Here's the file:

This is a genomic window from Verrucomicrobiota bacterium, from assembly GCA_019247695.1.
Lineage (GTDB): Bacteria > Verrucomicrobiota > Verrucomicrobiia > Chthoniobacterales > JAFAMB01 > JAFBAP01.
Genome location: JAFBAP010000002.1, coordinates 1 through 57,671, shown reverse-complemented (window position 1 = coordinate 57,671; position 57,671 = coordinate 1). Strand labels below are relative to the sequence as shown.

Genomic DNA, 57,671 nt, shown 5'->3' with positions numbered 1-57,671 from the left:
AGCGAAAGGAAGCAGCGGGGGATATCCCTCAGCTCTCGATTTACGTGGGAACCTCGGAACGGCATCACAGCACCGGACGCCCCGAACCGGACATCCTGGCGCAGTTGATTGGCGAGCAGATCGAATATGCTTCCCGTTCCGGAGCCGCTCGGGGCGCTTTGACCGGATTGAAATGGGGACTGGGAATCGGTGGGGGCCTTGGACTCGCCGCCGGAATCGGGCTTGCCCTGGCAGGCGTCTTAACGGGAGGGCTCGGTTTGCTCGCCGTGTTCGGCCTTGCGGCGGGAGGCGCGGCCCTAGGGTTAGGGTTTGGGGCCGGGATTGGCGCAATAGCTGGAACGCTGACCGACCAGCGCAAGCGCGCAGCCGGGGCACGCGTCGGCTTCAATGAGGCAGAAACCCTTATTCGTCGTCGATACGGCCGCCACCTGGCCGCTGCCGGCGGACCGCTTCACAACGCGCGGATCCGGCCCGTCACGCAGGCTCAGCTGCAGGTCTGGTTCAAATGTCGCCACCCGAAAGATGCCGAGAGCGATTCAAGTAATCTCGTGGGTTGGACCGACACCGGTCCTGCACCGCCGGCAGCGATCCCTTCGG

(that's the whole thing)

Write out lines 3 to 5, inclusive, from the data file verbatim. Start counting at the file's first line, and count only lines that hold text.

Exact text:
Genome location: JAFBAP010000002.1, coordinates 1 through 57,671, shown reverse-complemented (window position 1 = coordinate 57,671; position 57,671 = coordinate 1). Strand labels below are relative to the sequence as shown.

Genomic DNA, 57,671 nt, shown 5'->3' with positions numbered 1-57,671 from the left:
AGCGAAAGGAAGCAGCGGGGGATATCCCTCAGCTCTCGATTTACGTGGGAACCTCGGAACGGCATCACAGCACCGGACGCCCCGAACCGGACATCCTGGCGCAGTTGATTGGCGAGCAGATCGAATATGCTTCCCGTTCCGGAGCCGCTCGGGGCGCTTTGACCGGATTGAAATGGGGACTGGGAATCGGTGGGGGCCTTGGACTCGCCGCCGGAATCGGGCTTGCCCTGGCAGGCGTCTTAACGGGAGGGCTCGGTTTGCTCGCCGTGTTCGGCCTTGCGGCGGGAGGCGCGGCCCTAGGGTTAGGGTTTGGGGCCGGGATTGGCGCAATAGCTGGAACGCTGACCGACCAGCGCAAGCGCGCAGCCGGGGCACGCGTCGGCTTCAATGAGGCAGAAACCCTTATTCGTCGTCGATACGGCCGCCACCTGGCCGCTGCCGGCGGACCGCTTCACAACGCGCGGATCCGGCCCGTCACGCAGGCTCAGCTGCAGGTCTGGTTCAAATGTCGCCACCCGAAAGATGCCGAGAGCGATTCAAGTAATCTCGTGGGTTGGACCGACACCGGTCCTGCACCGCCGGCAGCGATCCCTTCGG